Husserl’s struggle with mental images: imaging and imagining reconsidered

Continental Philosophy Review 46 (3):371-394 (2013)
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Husserl’s extensive analyses of image consciousness (Bildbewusstsein) and of the imagination (Phantasie) offer insightful and detailed structural explications. However, despite this careful work, Husserl’s discussions fail to overcome the need to rely on a most problematic concept: mental images. The epistemological conundrums triggered by the conceptual framework of mental images are well known—we have only to remember the questions regarding knowledge acquisition that plagued British empiricism. Beyond these problems, however, a plethora of important questions arise from claiming that mental images are structural moments of imaging and imagining. Any attempt to clarify the structure and conditions for the possibility of aesthetic experience must first provide an unambiguous account of pictorial depiction—a task unattainable through the mental images discourse. Similarly, exposing the import of the imagination for theoretical scientific inquiries (be they positive or eidetic) requires an initial explication of the structure of this consciousness; this explication, however, must address our ability to imagine non-spatially determined objects—something the conceptual framework of mental images utterly fails to accomplish. In this paper I argue against Husserl’s reliance on mental images in his phenomenological analyses of imaging and imagining and propose an alternative structural account for both. This account is free of this reliance and able to steer clear of its insidious implications for epistemology, aesthetics, and methodological reflections. By closely following the development of Husserl’s account I suggest alternative descriptions while building on Husserl’s important work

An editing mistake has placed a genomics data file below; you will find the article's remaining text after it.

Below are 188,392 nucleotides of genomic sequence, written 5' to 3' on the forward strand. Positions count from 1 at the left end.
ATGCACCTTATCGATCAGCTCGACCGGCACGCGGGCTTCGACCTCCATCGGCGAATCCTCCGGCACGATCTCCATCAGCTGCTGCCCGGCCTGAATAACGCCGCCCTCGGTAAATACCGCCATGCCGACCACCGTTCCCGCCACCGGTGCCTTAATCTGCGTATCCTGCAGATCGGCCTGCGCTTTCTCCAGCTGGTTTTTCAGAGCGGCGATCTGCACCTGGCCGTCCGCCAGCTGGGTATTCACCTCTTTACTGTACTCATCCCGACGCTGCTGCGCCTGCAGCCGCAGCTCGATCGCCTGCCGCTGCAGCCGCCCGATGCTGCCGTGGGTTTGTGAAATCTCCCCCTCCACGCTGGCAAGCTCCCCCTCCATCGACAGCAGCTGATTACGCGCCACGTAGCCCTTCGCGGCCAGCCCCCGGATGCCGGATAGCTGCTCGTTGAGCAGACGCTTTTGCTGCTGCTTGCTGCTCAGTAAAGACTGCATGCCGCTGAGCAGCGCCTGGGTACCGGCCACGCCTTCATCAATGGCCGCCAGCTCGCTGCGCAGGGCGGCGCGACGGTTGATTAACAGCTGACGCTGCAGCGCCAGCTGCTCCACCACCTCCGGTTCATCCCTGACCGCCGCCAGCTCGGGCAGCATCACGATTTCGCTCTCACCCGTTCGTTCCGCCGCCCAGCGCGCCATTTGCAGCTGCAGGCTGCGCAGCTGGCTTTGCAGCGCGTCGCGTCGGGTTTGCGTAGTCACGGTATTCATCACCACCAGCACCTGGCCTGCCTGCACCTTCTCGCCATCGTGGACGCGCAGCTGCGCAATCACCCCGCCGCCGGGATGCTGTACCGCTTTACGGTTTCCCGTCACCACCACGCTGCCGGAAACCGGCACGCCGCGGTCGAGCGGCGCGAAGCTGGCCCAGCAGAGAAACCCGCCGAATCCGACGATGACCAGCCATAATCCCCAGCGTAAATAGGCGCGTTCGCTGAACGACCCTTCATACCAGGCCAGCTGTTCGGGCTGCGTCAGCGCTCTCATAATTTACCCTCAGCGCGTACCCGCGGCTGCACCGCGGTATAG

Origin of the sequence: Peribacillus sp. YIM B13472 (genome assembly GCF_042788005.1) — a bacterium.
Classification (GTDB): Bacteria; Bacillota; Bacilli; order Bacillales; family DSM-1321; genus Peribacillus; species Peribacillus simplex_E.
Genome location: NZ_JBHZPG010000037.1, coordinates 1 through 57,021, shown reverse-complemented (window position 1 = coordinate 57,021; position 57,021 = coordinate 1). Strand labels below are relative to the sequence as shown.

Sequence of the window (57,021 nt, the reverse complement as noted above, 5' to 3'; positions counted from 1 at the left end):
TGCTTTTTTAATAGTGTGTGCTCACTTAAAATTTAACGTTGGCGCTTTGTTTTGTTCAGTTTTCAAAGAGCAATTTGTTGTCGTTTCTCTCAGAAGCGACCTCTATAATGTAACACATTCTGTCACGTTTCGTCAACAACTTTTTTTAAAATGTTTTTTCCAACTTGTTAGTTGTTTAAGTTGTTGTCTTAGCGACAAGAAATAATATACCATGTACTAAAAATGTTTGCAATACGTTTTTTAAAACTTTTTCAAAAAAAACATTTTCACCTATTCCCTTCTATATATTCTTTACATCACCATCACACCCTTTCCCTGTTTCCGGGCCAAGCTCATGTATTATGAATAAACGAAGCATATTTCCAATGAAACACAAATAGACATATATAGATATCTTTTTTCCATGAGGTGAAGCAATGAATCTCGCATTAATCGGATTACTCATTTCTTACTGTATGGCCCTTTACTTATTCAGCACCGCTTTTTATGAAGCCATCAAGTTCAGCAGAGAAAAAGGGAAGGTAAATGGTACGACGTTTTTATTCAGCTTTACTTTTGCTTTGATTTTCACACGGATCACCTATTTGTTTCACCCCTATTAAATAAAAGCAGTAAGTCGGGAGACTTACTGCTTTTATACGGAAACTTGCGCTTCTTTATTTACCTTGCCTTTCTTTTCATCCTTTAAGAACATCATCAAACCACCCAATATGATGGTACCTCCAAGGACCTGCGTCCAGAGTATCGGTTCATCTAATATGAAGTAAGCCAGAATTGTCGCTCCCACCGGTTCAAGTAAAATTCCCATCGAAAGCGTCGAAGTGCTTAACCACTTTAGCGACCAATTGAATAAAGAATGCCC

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Andreea Smaranda Aldea
DePaul University


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